Myth 4: Big pharmaceutical companies must get higher profits from even small, poor countries like Thailand in order to have incentives to invest in research and development.

Reality: Profits from sales in developing countries are insignificant in creating incentives for future research and development. The U.S. drug industry is already the most profitable industry in the world. Pharmaceutical sales in Thailand are an infinitesimal portion of total global sales ($518 billion in 2004). All of Asia, including the Indian subcontinent but excluding Japan, comprises only 3.9% of the global market; all developing countries combined (Africa, Asia, and Latin America) comprise less than 11.5% of global drug sales.8 U.S. drug companies make most of their sales (88.5%), and an even higher portion of their profits, from the rich markets of North America, Europe, and Japan. They don’t need to squeeze blood from poor consumers in Thailand and other developing countries in order to bring a new medicine to the market.

Myth 5: Because high profits are necessary for research and development, U.S. IPR-enhancement goals represent a careful balance between current access and future innovation.

Reality: As an industry, major pharmaceutical companies spend nearly three times as much on marketing and administration as they do on research and development. Even after investing in tax-deductible R&D, drug companies typically earn two times as much in profit as they spend on R&D.9 Moreover, much of the research conducted by industry is in pursuit of me-too drugs, marketing studies, and patent extensions. For example, 53% of “new drugs” marketed from 1981-91 were rated by the FDA as providing little or no therapeutic gain and only 16% offered important therapeutic gains. From 1989-2000, only 24% of “new” drugs merited priority (or expedited) review at the FDA and only 35% were for truly novel drugs containing new molecular entities.10 Much of the research conducted by industry actually piggy-backs on basic research paid for by the federal government and conducted by NIH and university researchers. Historically, this government-funded research totals nearly 40% of aggregate R&D expenditures.11

Rather than representing a true balance between innovation and access, U.S. trade policy represents a continuous assault on consumer interests, all in pursuit of super-profits for the decade’s most profitable industry. Squandering precious research dollars in pursuit of block-buster drugs, trivial product changes (to gain patent extensions), and market-share for copy-cat drugs, the pharmaceutical industry is intent on maximizing its right to sell high priced products to rich countries and rich elites in developing countries, even if that means hundreds of millions of poor people must wait decades for pharmaceutical patents to lapse and for prices finally to fall. The USTR cannot continue to prioritize drug company intellectual property interests and astronomical profits, no matter how derived, at the expense of the human right to health.

Myth 6: Increased intellectual property protections in Thailand will spur its pharmaceutical sector (U.S.T.R. cites Jordan in this regard).

Reality: The success or failure of a pharmaceutical sector in any country depends very little on the patent law in small and poor countries. Success depends on a technological infrastructure and access to patent protections and marketing opportunities in rich countries. Indian pharmaceutical companies have become increasingly innovative even before the new Indian Patent Act and most of their prospective innovation is oriented towards penetration of the First World market. Moreover, after passage of the TRIPS Agreement, which set new standards for intellectual property rights, diminished local working requirements (requirements of local production of patent products), and enhanced big pharma’s importation rights, many countries, including Peru, Chile, and South Africa, experienced a significant disinvestment in their local pharmaceutical industries.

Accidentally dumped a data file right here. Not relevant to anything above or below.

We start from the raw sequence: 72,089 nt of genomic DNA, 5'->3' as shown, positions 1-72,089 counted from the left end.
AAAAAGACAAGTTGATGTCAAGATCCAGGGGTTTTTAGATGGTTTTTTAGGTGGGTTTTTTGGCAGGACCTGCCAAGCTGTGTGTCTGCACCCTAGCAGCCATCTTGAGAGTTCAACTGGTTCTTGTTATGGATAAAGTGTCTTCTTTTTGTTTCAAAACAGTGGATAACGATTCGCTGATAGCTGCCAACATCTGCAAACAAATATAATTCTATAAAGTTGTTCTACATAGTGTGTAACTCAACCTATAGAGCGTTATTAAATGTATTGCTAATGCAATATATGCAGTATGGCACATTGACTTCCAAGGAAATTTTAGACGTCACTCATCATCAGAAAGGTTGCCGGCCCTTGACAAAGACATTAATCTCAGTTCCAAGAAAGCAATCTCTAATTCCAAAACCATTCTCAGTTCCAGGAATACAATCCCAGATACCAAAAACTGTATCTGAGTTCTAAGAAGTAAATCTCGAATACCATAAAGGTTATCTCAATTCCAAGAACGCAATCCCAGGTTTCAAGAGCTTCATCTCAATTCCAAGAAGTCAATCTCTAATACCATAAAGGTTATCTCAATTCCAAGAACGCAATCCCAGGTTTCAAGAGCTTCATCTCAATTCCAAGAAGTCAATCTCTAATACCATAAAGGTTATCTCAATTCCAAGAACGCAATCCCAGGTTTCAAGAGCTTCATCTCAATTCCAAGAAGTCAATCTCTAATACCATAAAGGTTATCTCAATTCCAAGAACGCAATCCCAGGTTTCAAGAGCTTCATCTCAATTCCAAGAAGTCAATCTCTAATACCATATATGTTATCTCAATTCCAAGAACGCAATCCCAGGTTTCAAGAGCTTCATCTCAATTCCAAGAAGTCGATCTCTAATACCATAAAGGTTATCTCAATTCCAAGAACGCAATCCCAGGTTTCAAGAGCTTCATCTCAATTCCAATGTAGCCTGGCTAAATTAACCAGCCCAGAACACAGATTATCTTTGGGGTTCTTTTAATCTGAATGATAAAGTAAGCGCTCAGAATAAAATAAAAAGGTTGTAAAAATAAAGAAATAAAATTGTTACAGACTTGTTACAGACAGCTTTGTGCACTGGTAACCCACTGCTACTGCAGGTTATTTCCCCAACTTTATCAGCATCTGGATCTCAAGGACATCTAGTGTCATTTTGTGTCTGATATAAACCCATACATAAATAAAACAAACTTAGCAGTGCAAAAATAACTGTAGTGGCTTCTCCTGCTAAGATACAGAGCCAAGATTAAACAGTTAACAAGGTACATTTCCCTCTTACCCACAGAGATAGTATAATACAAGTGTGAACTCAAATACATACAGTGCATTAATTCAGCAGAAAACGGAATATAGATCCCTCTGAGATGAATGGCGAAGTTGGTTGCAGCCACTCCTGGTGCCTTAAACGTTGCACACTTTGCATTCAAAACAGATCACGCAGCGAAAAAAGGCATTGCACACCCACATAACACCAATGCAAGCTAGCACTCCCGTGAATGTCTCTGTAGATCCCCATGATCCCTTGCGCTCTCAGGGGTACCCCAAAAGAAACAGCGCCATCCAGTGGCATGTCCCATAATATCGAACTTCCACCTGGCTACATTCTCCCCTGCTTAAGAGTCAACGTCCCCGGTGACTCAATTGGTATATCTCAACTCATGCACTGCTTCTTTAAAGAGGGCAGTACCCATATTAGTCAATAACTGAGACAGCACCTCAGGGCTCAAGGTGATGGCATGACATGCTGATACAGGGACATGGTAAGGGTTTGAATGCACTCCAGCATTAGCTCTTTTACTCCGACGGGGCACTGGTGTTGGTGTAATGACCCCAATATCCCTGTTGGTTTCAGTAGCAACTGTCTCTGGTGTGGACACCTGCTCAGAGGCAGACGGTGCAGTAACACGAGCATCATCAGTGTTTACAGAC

Myth 7: Big drug companies won’t bother to register their new products in countries like Thailand unless they are given data exclusivity.

Reality: Even with small quantity sales, major drug companies still have incentive to sell drugs at a profit to middle-class and rich elites in smaller markets. Moreover, big pharma has been registering and selling its brand-name drugs in dozens of countries without data exclusivity for the past 25 years. In addition to seeking data exclusivity monopolies, drug companies typically have underlying patent-based monopoly rights to their newest medicines, which already erect strong barriers against generic competition. Even the “evidence” that the U.S. cites in support of increased product registration is weak. For example, the increase of registrations in Jordan is largely a result of government reforms in the drug regulatory bureaucracy.

Of course, the larger problem is that big pharma often neglects to register its newest products in poor country markets because the volume of sales is not worth the effort. This is a major problem in drug companies’ so-called AIDS-drugs access programs where companies make proud announcements of price reductions in low-income (not middle-income) countries and then neglect to register their products (or even to seek temporary import permissions from drug regulatory agencies). For example, Gilead has registered Viread and Truvada in only a handful of access countries (6 out of 97 and 3 out of 97 respectively). Likewise, Abbott has not sought registration of its new single-dose, non-refrigeration Kaletra formulation in any of its 68 access countries.